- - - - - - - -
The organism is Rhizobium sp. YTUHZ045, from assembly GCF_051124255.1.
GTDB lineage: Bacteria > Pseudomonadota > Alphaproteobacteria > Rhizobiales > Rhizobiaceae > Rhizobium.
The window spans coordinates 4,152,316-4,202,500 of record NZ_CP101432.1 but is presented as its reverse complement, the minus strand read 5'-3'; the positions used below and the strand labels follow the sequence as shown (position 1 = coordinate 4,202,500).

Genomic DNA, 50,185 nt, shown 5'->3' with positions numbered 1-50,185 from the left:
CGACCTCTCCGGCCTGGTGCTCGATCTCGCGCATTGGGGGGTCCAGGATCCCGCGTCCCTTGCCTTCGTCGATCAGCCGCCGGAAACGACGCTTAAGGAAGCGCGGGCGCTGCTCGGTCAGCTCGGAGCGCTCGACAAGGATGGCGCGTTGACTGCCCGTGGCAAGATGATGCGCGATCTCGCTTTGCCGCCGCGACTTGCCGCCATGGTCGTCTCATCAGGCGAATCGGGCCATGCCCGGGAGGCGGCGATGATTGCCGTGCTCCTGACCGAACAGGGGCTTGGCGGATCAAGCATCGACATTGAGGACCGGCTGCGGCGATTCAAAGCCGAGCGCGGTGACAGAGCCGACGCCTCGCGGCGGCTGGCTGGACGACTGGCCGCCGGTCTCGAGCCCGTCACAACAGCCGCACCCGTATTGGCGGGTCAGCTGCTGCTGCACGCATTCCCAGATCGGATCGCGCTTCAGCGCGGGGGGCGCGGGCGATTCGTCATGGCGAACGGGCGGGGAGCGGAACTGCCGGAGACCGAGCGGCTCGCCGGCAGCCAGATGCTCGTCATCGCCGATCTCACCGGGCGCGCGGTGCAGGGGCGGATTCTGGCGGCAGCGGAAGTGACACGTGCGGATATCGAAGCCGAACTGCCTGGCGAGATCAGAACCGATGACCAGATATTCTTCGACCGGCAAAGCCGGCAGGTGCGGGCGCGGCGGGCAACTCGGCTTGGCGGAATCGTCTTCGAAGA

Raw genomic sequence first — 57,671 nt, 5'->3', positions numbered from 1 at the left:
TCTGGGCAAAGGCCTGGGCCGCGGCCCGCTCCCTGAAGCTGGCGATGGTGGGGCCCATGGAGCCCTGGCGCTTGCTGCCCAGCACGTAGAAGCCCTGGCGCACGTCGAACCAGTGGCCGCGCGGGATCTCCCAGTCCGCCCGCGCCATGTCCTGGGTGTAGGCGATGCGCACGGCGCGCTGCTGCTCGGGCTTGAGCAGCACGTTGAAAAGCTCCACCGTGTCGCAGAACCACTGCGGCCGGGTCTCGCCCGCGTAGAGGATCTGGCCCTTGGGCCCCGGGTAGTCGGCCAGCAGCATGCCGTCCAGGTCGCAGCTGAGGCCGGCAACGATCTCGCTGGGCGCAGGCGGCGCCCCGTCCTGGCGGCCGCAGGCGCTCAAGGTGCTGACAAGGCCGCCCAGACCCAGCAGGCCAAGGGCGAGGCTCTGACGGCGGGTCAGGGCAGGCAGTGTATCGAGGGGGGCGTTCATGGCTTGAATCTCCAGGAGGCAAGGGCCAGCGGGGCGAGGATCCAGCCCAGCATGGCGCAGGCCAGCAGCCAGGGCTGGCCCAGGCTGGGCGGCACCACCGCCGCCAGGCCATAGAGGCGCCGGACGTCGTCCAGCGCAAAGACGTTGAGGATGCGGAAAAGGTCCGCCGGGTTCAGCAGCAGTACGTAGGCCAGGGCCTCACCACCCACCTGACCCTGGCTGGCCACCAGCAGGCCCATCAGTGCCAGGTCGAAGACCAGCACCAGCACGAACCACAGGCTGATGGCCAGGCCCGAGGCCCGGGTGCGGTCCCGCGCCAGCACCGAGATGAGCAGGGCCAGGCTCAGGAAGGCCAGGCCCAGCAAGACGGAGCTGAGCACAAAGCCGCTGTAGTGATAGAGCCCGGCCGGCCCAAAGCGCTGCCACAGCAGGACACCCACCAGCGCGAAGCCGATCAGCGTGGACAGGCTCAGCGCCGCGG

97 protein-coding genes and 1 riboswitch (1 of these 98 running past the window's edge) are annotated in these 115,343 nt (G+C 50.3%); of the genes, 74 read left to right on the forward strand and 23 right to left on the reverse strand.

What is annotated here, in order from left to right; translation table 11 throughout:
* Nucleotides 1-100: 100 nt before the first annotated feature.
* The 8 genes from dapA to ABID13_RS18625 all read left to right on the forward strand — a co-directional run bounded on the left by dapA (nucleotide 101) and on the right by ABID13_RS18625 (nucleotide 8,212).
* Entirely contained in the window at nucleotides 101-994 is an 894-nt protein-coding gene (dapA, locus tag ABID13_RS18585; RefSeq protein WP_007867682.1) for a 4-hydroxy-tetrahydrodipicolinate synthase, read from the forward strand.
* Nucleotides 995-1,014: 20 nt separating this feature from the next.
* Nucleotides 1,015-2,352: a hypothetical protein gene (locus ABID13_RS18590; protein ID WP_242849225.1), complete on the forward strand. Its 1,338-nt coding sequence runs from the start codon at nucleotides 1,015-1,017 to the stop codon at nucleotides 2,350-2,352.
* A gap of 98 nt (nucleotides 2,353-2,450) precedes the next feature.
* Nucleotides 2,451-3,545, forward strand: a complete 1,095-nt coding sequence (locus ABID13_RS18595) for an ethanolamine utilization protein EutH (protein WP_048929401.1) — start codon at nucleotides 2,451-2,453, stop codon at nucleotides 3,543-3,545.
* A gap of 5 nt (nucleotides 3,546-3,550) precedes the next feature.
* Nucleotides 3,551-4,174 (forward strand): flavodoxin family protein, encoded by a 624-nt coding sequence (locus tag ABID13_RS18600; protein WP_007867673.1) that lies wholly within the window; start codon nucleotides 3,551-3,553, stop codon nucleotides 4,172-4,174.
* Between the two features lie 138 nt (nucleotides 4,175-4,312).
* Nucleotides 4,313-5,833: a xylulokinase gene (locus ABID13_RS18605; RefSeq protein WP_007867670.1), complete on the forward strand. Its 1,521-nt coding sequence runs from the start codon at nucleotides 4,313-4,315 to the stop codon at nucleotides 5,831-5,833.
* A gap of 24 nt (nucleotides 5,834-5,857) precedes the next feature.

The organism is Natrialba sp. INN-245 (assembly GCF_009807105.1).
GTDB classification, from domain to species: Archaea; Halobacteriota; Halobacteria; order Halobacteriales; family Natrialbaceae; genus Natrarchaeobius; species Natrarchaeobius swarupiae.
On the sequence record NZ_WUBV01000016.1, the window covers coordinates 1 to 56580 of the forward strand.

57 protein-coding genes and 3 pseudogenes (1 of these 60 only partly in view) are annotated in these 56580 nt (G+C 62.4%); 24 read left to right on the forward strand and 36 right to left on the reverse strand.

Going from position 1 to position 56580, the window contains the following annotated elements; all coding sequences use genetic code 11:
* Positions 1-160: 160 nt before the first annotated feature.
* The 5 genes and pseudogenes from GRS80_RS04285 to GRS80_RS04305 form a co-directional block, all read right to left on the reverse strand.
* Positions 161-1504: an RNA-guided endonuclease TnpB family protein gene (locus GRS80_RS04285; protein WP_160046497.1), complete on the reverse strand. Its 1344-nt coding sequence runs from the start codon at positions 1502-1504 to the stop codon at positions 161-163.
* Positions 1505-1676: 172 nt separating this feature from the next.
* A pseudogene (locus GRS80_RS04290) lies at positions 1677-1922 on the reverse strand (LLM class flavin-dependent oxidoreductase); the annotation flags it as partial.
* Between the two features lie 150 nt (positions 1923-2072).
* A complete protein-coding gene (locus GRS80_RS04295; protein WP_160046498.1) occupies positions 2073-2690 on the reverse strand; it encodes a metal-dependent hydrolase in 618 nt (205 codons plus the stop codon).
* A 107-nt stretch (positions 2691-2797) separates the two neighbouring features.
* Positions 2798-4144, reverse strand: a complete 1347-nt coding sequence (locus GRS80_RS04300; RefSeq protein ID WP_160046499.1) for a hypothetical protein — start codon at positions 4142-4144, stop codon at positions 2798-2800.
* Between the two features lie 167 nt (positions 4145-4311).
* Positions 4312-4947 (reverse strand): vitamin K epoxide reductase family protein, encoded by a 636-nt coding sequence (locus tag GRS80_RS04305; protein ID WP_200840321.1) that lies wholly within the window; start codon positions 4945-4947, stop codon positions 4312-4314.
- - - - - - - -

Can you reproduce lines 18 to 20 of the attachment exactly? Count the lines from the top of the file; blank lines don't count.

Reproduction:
* Nucleotides 3,551-4,174 (forward strand): flavodoxin family protein, encoded by a 624-nt coding sequence (locus tag ABID13_RS18600; protein WP_007867673.1) that lies wholly within the window; start codon nucleotides 3,551-3,553, stop codon nucleotides 4,172-4,174.
* Between the two features lie 138 nt (nucleotides 4,175-4,312).
* Nucleotides 4,313-5,833: a xylulokinase gene (locus ABID13_RS18605; RefSeq protein WP_007867670.1), complete on the forward strand. Its 1,521-nt coding sequence runs from the start codon at nucleotides 4,313-4,315 to the stop codon at nucleotides 5,831-5,833.